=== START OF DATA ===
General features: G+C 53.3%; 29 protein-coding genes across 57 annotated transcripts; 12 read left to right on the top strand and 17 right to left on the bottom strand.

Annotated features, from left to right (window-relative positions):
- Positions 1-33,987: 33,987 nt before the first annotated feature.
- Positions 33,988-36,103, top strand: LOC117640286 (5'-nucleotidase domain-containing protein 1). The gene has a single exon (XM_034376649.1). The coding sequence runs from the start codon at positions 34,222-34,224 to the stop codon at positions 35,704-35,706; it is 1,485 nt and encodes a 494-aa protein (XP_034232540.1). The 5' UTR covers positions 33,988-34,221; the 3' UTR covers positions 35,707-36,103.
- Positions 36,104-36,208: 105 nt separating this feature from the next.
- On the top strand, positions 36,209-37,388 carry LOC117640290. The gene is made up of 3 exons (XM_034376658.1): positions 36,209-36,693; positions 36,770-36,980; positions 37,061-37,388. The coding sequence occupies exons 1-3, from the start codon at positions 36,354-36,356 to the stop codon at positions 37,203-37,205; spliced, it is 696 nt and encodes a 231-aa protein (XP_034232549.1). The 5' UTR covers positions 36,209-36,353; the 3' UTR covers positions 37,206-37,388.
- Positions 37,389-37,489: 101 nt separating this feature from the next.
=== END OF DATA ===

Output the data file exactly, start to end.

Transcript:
General features: G+C 53.3%; 29 protein-coding genes across 57 annotated transcripts; 12 read left to right on the top strand and 17 right to left on the bottom strand.

Annotated features, from left to right (window-relative positions):
- Positions 1-33,987: 33,987 nt before the first annotated feature.
- Positions 33,988-36,103, top strand: LOC117640286 (5'-nucleotidase domain-containing protein 1). The gene has a single exon (XM_034376649.1). The coding sequence runs from the start codon at positions 34,222-34,224 to the stop codon at positions 35,704-35,706; it is 1,485 nt and encodes a 494-aa protein (XP_034232540.1). The 5' UTR covers positions 33,988-34,221; the 3' UTR covers positions 35,707-36,103.
- Positions 36,104-36,208: 105 nt separating this feature from the next.
- On the top strand, positions 36,209-37,388 carry LOC117640290. The gene is made up of 3 exons (XM_034376658.1): positions 36,209-36,693; positions 36,770-36,980; positions 37,061-37,388. The coding sequence occupies exons 1-3, from the start codon at positions 36,354-36,356 to the stop codon at positions 37,203-37,205; spliced, it is 696 nt and encodes a 231-aa protein (XP_034232549.1). The 5' UTR covers positions 36,209-36,353; the 3' UTR covers positions 37,206-37,388.
- Positions 37,389-37,489: 101 nt separating this feature from the next.